Campaigners slam Edinburgh Festival for being ‘90% white’ as they demand organisers book more female, disabled and BAME acts amid ‘lack of diversity’

  • Edinburgh International Festival accused of overlooking black and female acts
  • Campaigners demand that the festival ‘diversify’ or risk losing £4.5m funding
  • Festival has apologised for ‘failure’ and Scottish Government is enforcing policy 

The Edinburgh International Festival has apologised for the ‘lack of diversity’ in its August programme after less than 300 campaigners demanded that organisers book more female, disabled and black performers – or risk being defunded.

The 73-year-old festival, which was originally cancelled in April due to the coronavirus pandemic, hosted an online programme two months ago which created work for more than 500 artists and crew.

However, an online petition claims the programme failed to ensure that Scotland had ‘a more representative arts sector’, alleging that nearly 90 per cent of performers were white.

Back by just 287 respondents, the petition called for the festival’s £4.5million public funding to be stripped and ‘redistributed’ among other arts organisations and events if it refused to ‘diversify’. 

Campaigners said the number of male performers was double the number of women, while disabled artists were allegedly overlooked completely.

They also branded the festival’s majority white line-up a ‘shocking lack of insight at a moment when Black Lives Matter has shone a light on the white supremacy eroding, silencing and murdering the voices of Black people the world over’.

The petition appears to have been set up after the killing of black man George Floyd in the US sparked worldwide protests and riots.  

The Edinburgh International Festival has apologised for the ‘lack of diversity’ in its August programme after just 300 campaigners demanded that organisers book more female, disabled and black performers – or risk being defunded (pictured, Edinburgh Castle)

Back by just 300 respondents, the petition called for the festival’s £4.5million public funding to be stripped and ‘redistributed’ among other arts organisations if it refused to ‘diversify’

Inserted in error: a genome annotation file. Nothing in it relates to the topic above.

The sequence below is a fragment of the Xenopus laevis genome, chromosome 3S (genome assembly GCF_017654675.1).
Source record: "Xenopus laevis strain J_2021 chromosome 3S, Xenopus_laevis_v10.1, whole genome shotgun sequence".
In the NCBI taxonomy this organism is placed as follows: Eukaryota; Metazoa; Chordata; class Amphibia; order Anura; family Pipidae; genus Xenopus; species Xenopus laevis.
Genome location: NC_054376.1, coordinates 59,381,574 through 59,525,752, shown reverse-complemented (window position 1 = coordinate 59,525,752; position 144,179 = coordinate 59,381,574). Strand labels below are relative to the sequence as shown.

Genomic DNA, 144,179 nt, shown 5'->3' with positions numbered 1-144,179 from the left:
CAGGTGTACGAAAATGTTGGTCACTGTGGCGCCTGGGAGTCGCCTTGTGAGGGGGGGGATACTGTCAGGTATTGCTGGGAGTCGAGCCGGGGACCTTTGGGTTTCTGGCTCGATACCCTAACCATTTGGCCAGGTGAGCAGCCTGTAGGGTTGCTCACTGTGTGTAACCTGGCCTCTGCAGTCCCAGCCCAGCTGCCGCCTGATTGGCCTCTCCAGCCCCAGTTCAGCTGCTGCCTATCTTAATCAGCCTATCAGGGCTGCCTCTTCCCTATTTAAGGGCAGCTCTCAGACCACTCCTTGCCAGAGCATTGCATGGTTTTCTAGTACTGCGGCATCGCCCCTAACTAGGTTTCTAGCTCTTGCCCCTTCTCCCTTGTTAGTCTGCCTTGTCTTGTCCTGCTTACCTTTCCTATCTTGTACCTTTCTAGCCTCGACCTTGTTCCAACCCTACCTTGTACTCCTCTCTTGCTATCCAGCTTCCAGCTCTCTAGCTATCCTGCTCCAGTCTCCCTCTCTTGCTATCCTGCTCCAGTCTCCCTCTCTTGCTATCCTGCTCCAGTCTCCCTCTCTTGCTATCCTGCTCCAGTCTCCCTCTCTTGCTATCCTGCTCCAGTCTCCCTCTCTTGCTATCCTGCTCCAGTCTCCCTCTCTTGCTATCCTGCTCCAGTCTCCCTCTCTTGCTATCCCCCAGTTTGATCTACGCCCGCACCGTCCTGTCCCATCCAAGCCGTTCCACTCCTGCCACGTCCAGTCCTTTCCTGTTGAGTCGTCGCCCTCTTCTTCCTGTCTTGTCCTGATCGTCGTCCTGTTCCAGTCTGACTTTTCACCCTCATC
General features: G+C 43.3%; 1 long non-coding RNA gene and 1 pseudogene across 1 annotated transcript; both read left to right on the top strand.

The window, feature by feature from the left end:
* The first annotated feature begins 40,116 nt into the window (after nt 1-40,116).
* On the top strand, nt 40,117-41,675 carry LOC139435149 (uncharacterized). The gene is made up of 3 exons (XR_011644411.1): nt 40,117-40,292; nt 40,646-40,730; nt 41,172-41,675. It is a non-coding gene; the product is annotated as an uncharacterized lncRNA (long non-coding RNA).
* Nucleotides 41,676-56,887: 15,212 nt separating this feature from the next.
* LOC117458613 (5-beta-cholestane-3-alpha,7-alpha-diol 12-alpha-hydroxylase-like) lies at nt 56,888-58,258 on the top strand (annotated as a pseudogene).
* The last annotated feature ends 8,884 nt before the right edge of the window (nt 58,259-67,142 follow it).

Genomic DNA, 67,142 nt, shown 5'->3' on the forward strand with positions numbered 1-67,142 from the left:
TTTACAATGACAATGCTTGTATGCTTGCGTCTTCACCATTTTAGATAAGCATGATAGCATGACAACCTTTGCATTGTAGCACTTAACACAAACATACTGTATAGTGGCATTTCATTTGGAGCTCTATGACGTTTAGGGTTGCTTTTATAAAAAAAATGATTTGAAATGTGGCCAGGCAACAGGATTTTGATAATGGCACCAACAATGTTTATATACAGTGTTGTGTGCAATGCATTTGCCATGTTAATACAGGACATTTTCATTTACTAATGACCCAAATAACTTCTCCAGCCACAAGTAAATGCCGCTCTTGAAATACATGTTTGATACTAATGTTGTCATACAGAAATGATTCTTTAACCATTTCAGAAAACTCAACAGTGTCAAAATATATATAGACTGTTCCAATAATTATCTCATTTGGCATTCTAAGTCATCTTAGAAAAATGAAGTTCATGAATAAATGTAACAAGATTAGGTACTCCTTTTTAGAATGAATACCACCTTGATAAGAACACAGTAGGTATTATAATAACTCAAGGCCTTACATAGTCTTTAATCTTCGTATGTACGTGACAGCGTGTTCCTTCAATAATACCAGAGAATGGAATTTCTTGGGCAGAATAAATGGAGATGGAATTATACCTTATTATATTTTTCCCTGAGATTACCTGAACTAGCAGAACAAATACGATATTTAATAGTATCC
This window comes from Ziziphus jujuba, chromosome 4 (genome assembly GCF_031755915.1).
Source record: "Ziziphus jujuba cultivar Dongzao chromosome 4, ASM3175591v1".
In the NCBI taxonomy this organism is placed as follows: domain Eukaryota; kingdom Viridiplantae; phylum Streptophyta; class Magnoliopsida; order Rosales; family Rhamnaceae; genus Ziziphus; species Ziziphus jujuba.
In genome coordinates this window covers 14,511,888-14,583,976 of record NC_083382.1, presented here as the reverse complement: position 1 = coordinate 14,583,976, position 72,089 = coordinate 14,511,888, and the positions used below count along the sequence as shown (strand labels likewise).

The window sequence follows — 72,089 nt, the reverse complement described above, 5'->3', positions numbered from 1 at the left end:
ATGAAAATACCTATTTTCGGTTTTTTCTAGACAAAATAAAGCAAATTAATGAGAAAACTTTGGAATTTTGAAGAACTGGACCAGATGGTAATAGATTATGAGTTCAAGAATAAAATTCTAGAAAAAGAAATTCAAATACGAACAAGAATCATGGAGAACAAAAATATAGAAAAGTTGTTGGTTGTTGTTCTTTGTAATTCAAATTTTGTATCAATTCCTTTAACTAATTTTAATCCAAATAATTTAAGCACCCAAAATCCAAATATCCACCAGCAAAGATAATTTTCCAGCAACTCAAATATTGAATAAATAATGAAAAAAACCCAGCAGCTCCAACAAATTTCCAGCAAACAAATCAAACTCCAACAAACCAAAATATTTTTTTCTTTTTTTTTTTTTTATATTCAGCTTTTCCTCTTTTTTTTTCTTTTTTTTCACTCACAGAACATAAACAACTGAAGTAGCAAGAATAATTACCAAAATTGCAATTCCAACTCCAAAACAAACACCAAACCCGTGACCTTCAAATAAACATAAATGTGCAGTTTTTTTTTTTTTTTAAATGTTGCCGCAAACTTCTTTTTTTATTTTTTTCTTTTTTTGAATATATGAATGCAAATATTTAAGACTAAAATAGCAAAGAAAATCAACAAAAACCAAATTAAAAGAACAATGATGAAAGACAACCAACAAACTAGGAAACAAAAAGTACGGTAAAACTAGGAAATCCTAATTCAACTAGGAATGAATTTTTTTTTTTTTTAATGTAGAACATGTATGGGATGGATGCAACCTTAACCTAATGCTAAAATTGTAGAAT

Event organisers are understood to have ‘accepted’ there was a lack of diversity in the online programme caused by coronavirus ‘diverting’ attention away from its practices.

The Scottish Government has said it will monitor the festival in the future to ensure it makes improvements and meets official ‘obligations’ on equality, diversity and inclusion after formal complaints were made to Culture Secretary Fiona Hyslop and Iain Munro, boss of Creative Scotland, the Government’s arts quango.

The petition stated: ‘The Edinburgh International Festival programmed almost 90% of it’s 2020 digital work, by white artists and creatives.

‘Not only is this number testament to an arts world ravaged by institutional racism, but highlights a shocking lack of insight at a moment when Black Lives Matter has shone a light on the white supremacy eroding, silencing and murdering the voices of Black people the world over.

‘The programme supported almost twice the number of men to women, and involved no D/deaf or disabled artists or creatives.

‘At a moment in time when Covid-19 has seen those most marginalised people losing their lives at a higher rate than anyone else, and as the arts crumbles under the weight of a global pandemic, this year’s EIF could have provided those most silenced voices with a platform to be heard.  

Scottish Ballet dancers Thomas Edwards, Sophie Martin and Barnaby Rook Bishop take part in the unveiling of the Edinburgh International Festival My Light Shines On at the Festival Theatre

Korean born cellist Su-A-Lee takes part in the unveiling of the Edinburgh International Festival My Light Shines On at the Festival Theatre

Scottish Ballet dancers Thomas Edwards, Sophie Martin and Barnaby Rook Bishop take part in the unveiling of the Edinburgh International Festival My Light Shines On at the Festival Theatre

‘In light of BLM it seems shocking this has not happened.

‘We are yet to see how the arts world will recover, but by providing a platform to white male voices, EIF are ensuring their survival into the future of the sector, whilst others are left facing the possibility of never working in the arts again. 

‘Moving the festival online was an opportunity for EIF to ensure a more representative future for the sector as a whole, and that opportunity has now been lost.’

EIF director Fergus Linehan and executive director Francesca Hegyi said: ‘Whilst we have made significant progress in some matters relating to diversity and inclusion over recent years, we know it isn’t enough.

‘In truth, the challenges posed by Covid-19 diverted our attention to core resilience matters, finding stability for the many people we employ throughout the festival period.

‘Whilst we are proud of our resulting programme and our ability to create work for more than 500 individuals, we acknowledge our failure to reflect the diversity of practice in our community and our responsibility to give voice to those whose voices have been marginalised.’

In its response to the complaints, the Scottish Government stated: ‘We agree with the EIF’s judgement that they must make improvements in future programming.

‘The Government’s policy is that it is committed to a fairer and more inclusive Scotland, and our culture emphasises how important it is for culture to reflect Scotland in the 21st Century.’